Sewer Utility

The sewer collection system is made up of over 229 miles of underground pipes, ranging in size from 6″ to 108″.  Sewage generated by Springfield citizens, businesses, and industries is collected throughout the system and treated at the Wastewater Treatment Plant located at 965 Dayton Avenue.

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Sewer Programs

Septic System Elimination Assistance Program - The Septic System Elimination Program is designed for properties within the City’s corporate boundary that still have a private septic system and must hook into the City’s public sewer due to failure of said system. Application forms are available at the Service Center or by clicking here.
Backwater Prevention Assistance Program - If a property owner’s basement floods during rain events, an application may be submitted to the Utilities Maintenance Division to participate in a program to eliminate basement flooding caused by surcharging of the City’s collection system.   The City will conduct an investigation to determine if the installation of a […]
Sewer Lateral Repair Program - The property owner is responsible for the sanitary lateral from the house to the connection at the City sewer main.  If a property owner discovers the sanitary lateral has broken down within the City’s right of way, the owner may request the City repair that portion at no charge to the property […]
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Combined Sewer Overflows

Combined Sewer Overflows (CSO) Pamphlet

The combined sewer system is designed to collect water from storm events as well as normal sewage in the same pipe. The combined sewer system transports all of the sewage to the City’s Wastewater Treatment Plant, where it is treated and then discharged to the Mad River. However, sometimes during large rain storms or when the snow melts, the volume of sewage in the combined sewer system exceeds the capacity of the collection system. When this occurs, the combined sewer system is designed to overflow and discharge excess wastewater directly into the Mad River and at various points along Buck Creek and its tributaries.

These overflows are called combined sewer overflows (CSOs). At each discharge point along the Mad River, Mill Creek, Buck Creek, and tributaries, there are informational signs describing the overflow. Click here for a list of CSOs in Springfield.

Wet Weather System Overview - Ever wonder what happens after you flush? The City of Springfield has a sanitary sewer system, consisting of pipes and treatment facilities to transport and treat wastewater. Wastewater is the used water that goes down toilets, sinks, and drains. Parts of the City are served by a separate sanitary sewer system […]
CSO Factsheet - What are CSOs? Combined Sewer Overflows (CSOs) are discharges of wastewater and stormwater from the combined sewer system that serves much of Springfield. Sewer overflows can occur at various discharge points along waterways when volume temporarily exceeds pipe capacity during and immediately following storm events. Why do overflows exist? These […]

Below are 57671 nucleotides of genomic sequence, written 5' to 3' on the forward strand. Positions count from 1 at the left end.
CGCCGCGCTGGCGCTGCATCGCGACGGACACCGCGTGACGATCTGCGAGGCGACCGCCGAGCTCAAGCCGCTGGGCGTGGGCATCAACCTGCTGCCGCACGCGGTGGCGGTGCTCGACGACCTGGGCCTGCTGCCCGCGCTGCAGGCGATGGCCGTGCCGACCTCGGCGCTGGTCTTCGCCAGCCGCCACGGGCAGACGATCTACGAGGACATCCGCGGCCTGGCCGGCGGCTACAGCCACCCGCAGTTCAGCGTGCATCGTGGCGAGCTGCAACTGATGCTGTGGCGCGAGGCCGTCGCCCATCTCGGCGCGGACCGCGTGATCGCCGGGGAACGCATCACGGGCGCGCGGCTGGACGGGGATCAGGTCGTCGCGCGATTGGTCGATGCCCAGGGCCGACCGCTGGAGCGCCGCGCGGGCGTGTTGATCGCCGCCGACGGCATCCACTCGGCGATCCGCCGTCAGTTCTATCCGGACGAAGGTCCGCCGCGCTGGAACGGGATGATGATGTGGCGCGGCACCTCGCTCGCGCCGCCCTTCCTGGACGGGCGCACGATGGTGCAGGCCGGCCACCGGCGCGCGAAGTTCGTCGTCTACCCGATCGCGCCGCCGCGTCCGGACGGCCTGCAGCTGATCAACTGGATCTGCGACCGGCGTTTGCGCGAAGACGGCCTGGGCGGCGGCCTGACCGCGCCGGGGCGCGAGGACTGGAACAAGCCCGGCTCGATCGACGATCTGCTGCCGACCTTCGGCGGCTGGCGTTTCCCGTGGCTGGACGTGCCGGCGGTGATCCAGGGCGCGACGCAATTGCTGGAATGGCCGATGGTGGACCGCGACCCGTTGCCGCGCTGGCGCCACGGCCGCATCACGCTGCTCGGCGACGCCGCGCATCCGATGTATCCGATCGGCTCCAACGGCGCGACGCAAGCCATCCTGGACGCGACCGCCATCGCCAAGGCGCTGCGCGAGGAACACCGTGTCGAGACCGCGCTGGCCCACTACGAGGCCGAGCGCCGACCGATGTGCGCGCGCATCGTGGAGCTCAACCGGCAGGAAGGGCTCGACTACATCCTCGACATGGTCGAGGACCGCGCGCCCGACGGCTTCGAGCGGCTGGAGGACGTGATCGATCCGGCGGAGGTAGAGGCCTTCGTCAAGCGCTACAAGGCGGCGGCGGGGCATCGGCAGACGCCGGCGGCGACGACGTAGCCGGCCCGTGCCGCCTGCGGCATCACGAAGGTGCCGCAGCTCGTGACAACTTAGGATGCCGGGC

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Wastewater Treatment Plant

Built in 1934, the Wastewater Treatment Plant is responsible for treating all sewage generated by the citizens, businesses, and industries of the City, as well as several surrounding areas. Plant responsibilities include: the operation and maintenance of an Advanced Secondary Treatment System, High Rate Treatment facility, and several sewerage pumping stations located throughout the collection system; monitoring of stream pollutants; and residual bio-solids management.

Our Statement

As guided by the Clean Water Act of 1972, we strive to protect public health, the receiving water quality, and minimize our impact on the land.

Tour the Plant

The Wastewater Treatment Plant proudly gives tours to small groups of students, businesses, organizations, and individuals from around the city.  If you would like to schedule a tour of the facility, please call (937) 324-7626.  We also have a Virtual Tour on the website for your convenience.

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Wastewater Treatment Plant Improvement History - The Springfield Wastewater Treatment Plant was originally constructed in 1935 and placed into operation with preliminary and primary sewage treatment and single stage anaerobic sludge digestion followed by a vacuum filter.
Municipal Industrial Pretreatment Program - This program regulates the commercial and industrial discharges to the collection system.  Industrial wastes can harmfully impact streams, damage sewers, and interfere with treatment plant operations; so industrial customers use pollution control technologies to remove pollutants from their wastewater before releasing them into the public sewer system. The program is […]
Ohio EPA Permit - NPDES Permit As authorized by the Clean Water Act, the National Pollutant Discharge Elimination System (NPDES) Permit Program controls water pollution by regulating point sources that discharge pollutants into waters of the United States.  The Ohio EPA issues a permit to the City for effluent discharge into the Mad River […]
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